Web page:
Litterbugs are a nuisance not only in Zimbabwean cities, but all over the world, despite being constantly targeted by authorities.
The fact that littering remains a problem in many cities shows that the menace is far beyond paying lip service to tackling it. It is because of the problems associated with bringing littering to an end that we welcome any efforts being made to fight the scourge that has turned our beautiful capital city into an eyesore.
Recent pronouncements by the Harare City Council that litterbugs will face a sentence of community service or a fine of between US$20 and US$100 for individuals are most welcome.
Commuter omnibus operators will be fined US$50, while bus owners and companies will fork out US$100 if found guilty.
But the question we often ask when such pronouncements are made is: Will the punishment be effective enough to deter would-be litterbugs?
Before we even talk about the deterrence of the penalties: Does the city council have enough manpower to monitor the residents to ensure that all litterbugs are brought to account?
These are the questions that the city has to pose before the penalties can be said to be good enough to ensure cleanliness.
There has to be means and ways of apprehending the culprits and ensuring that the city eventually wins its case in the event that the litterbugs are brought before the courts.
It might be easier for the authorities to penalise companies that throw litter in front of their premises, but individual litterbugs have proved difficult to detect and control.
Many of them have a knack for throwing litter from moving vehicles and they have been used to this reckless way of littering that also poses a danger to other motorists.
In this case, increased sanctions alone have not proved effective on litterbugs.
We recommend a multipronged approach that includes increased anti-littering public educational programmes and the installation of more trash bins in the cities.
The city councils especially in Harare, must start their campaign by carrying massive awareness on the bad effects of littering. Carrying out such educational campaigns will assist in changing the people’s attitudes.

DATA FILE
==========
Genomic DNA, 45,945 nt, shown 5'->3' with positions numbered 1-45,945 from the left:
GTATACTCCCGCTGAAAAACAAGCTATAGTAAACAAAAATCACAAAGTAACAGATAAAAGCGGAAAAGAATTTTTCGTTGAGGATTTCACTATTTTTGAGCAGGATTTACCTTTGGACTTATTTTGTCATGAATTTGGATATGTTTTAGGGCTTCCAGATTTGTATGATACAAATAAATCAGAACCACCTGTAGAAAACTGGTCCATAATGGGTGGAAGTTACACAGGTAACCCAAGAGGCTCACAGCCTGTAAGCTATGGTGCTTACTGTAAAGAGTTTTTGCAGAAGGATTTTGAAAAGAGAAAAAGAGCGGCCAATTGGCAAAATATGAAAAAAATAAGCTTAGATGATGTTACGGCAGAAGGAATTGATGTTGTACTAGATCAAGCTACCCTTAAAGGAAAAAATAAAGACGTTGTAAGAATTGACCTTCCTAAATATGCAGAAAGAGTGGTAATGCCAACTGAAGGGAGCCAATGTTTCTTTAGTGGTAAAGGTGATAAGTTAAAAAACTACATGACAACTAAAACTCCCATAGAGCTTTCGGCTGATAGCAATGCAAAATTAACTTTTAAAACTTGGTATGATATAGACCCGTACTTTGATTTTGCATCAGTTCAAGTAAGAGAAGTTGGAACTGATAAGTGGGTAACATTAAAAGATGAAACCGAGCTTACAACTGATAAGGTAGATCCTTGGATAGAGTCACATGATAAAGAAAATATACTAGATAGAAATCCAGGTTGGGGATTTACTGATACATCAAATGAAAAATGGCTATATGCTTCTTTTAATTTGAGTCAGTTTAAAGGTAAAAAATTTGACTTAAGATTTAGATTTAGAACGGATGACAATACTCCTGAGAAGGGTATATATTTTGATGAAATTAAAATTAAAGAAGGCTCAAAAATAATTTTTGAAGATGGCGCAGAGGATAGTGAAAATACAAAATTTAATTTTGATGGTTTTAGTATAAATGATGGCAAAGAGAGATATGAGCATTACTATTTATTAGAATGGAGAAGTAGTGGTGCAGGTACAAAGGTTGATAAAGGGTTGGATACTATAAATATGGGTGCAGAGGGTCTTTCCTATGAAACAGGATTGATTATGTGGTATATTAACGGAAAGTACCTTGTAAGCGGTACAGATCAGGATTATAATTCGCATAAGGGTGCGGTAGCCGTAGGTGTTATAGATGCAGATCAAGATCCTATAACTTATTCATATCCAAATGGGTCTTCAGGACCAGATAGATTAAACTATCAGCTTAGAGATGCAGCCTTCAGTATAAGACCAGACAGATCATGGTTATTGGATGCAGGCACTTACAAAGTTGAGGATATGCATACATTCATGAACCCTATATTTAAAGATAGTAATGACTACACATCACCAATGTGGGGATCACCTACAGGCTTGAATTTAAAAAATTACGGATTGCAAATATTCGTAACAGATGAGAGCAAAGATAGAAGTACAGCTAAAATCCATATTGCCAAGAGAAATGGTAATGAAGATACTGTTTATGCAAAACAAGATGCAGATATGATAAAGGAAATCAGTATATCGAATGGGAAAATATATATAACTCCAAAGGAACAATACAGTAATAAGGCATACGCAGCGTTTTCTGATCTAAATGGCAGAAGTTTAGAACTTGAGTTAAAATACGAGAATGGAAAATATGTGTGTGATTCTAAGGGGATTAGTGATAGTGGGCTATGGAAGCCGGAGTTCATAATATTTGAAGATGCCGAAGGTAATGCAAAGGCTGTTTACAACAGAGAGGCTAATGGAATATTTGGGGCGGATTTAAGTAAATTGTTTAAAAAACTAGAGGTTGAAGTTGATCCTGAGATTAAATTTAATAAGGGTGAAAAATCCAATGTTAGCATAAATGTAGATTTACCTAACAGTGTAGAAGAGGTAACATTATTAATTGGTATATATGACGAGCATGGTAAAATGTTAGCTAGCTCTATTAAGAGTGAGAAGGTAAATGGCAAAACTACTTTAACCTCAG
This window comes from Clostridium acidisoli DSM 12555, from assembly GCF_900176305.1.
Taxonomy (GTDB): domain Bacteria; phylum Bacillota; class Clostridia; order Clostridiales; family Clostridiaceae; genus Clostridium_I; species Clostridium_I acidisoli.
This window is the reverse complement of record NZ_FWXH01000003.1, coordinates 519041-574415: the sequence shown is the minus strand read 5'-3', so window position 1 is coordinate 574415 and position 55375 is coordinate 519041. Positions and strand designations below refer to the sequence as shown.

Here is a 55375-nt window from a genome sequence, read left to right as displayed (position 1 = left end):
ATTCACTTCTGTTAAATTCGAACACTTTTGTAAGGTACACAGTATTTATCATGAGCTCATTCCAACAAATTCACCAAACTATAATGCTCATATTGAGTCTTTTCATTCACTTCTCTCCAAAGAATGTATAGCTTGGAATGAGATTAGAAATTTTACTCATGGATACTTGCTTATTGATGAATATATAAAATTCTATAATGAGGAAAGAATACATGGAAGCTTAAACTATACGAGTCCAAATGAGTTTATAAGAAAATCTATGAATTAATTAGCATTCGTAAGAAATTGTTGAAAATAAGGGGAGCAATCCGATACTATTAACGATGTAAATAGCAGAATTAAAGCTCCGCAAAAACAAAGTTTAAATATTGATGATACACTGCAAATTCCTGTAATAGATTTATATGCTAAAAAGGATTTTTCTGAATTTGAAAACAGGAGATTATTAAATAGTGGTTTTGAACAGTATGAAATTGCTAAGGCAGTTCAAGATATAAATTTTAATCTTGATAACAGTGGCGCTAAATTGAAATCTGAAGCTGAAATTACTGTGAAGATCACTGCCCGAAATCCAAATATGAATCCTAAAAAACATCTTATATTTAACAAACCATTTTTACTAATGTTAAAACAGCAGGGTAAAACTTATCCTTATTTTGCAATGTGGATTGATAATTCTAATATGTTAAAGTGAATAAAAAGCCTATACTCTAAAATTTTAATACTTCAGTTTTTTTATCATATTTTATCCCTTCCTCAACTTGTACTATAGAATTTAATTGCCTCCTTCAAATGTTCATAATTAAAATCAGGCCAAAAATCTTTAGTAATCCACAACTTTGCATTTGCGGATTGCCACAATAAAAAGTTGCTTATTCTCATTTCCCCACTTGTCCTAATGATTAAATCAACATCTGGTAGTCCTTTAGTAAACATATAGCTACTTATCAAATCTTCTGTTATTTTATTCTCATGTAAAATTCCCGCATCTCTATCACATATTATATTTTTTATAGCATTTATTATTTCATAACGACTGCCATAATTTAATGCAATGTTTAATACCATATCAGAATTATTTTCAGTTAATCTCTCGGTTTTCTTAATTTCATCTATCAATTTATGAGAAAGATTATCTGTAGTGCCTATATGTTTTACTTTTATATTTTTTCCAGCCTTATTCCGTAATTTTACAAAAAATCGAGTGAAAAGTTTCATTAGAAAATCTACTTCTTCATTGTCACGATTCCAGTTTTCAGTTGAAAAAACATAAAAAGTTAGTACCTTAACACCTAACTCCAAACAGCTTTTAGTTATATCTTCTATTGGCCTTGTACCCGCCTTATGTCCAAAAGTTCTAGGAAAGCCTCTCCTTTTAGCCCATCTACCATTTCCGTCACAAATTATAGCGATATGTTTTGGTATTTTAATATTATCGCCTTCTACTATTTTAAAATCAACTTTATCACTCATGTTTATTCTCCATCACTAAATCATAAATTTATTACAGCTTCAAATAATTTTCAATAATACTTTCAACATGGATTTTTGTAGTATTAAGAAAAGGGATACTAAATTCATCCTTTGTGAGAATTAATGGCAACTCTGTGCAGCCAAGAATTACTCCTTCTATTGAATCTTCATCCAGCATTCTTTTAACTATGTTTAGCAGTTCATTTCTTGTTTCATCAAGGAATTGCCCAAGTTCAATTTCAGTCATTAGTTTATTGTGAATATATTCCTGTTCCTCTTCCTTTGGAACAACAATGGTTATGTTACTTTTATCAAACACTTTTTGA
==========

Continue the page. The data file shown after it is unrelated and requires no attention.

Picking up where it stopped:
We are not trying to evade the undeniable fact that among us are some people who are inherently dirty, but at the same time for such people, no amount of laws can change their attitude towards littering.
With a little bit of education and enlightenment, such people can change their attitude towards tidiness, bit by bit.
It has to also take the citizens to have a keen interest in cleanliness and be mindful of where they dispose their trash.
In the same breath, we are not saying punishing the offenders will not be effective.
The major impediment is that by rounding up all the litterbugs, we might end up bringing the city to a standstill since more than half the population may end up before the courts within a few days.
This means that the authorities must be effective in particular areas they will have targeted and by arresting a few people, word will eventually spread throughout the city that the anti-litter campaigners mean business.
Littering has always proved to be a complex subject and it needs sober minds to effectively tackle. It consists of throwing paper, bottles, bricks, sand and anything one can throw from a car and drop off in bags. Objects flying off the back of trucks and motorcycles, out of the window of a car, whether you know it’s happening or not, is littering.
All these types of littering are happening in Harare, showing the extent of the job at hand. The city has been ravaged by littering and it now looks ragged, to say nothing of the stench from mounds of garbage in many alleys and along open spaces.
This has created breeding places for disease vectors such as flies, mosquitoes and rodents. There is need to remind people that curbing litter is everyone’s responsibility, after all it is said cleanliness is next to Godliness.